BEIJING, March 11 -- Due to rising food prices during the Spring Festival season, China's annual consumer inflation rebounded to a 10-month high of 3.2 percent in February, according to data released by the National Bureau of Statistics (NBS) on Saturday.
On a month-on-month basis, February's consumer price index (CPI) gained 1.1 percent from the previous month, according to an NBS statement.
Food prices, which account for nearly one-third of the weighting in China's CPI, remained a key driver of inflation in February, as the Spring Festival season, which fell within that month, pushed up demand.
The statement said food prices jumped 6 percent last month from the same period last year, pushing the CPI up by 1.98 percentage points.
Taking the holiday effect and the increase in fuel prices in February into account, the rebound is largely in line with market expectations.
Yu Qiumei, a senior statistician with the bureau, forecast that CPI growth will ease this month as the holiday effect fades and warmer weather starts to bolster food supplies.
But inflationary pressures will remain in the long term as China's economic recovery gains traction, analysts said.
In Tuesday's government report, Premier Wen Jiabao said China aims to hold this year's consumer price growth at around 3.5 percent, lower than the 4-percent target for 2012 but higher than last year's actual inflation rate of 2.6 percent.
Wen named upward pressures on the prices of land, labor, agricultural products and services, as well as imported inflationary pressure, as challenges in achieving that goal.
Saturday's data show that housing rents went up 2.7 percent year on year in February, and on a month-on-month basis, costs have climbed 0.5 percent, the highest monthly gain since July last year.
Wang Yuwen, a researcher with Bank of Communications, warned that China's new property curbs, which impose a capital gains tax of 20 percent on home transactions, may further drive up housing costs this year.
Meanwhile, China's planned reforms in the resources pricing system may lift oil and natural gas prices, creating inflationary pressures in the long term, Wang said.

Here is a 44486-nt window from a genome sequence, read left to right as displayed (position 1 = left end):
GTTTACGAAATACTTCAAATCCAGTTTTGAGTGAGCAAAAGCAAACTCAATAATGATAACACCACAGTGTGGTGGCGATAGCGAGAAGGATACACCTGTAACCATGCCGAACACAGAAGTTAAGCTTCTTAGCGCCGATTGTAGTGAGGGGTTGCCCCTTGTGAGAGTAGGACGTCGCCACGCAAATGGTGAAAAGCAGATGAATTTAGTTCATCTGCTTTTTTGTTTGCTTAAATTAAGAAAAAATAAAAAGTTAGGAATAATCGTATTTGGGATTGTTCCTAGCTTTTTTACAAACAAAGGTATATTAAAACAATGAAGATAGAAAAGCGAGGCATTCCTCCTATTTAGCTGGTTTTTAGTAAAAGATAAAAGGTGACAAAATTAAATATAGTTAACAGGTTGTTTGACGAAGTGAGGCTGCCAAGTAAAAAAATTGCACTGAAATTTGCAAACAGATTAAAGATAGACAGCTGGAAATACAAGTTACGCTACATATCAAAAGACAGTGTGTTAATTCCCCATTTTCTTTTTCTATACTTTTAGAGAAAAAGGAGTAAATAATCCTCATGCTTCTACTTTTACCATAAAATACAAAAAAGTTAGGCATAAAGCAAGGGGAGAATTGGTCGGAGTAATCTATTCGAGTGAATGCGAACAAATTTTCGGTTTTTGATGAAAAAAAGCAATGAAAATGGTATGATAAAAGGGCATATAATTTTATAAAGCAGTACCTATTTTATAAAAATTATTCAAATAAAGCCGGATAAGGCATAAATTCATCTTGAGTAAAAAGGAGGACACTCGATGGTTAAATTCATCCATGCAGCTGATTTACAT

To complicate matters, the recent quantitative easing implemented in the United States, Europe and Japan, together with rising momentum in the Chinese economy, have combined to fuel concerns over possible imported inflation.
In January, Chinese financial institutions saw their yuan funds outstanding for foreign exchange increase by 683.7 billion yuan (108.9 billion U.S. dollars), the highest monthly increase on record, data from the central bank show.
To drain liquidity in the market, China's central bank resumed the issuance of repurchase agreements last month.
"We believe the central bank will continue to rely on open market operations to adjust liquidity before moving to raise banks' reserve requirement ratios (RRR) or interest rates," said Liu Ligang, an economist at ANZ National Bank Ltd.
He said inflation concerns would narrow the scope for more monetary easing to boost the economy, which has gained traction since the fourth quarter last year on the back of China's loosening policies to stimulate investment.
On Tuesday, Wen reiterated in his work report that China will maintain a proactive fiscal policy and a prudent monetary policy in 2013 to hit its economic growth target of 7.5 percent.
The central government expects China's broad money supply (M2) to expand by 13 percent in 2013, 0.8 percentage point lower than the actual increase last year.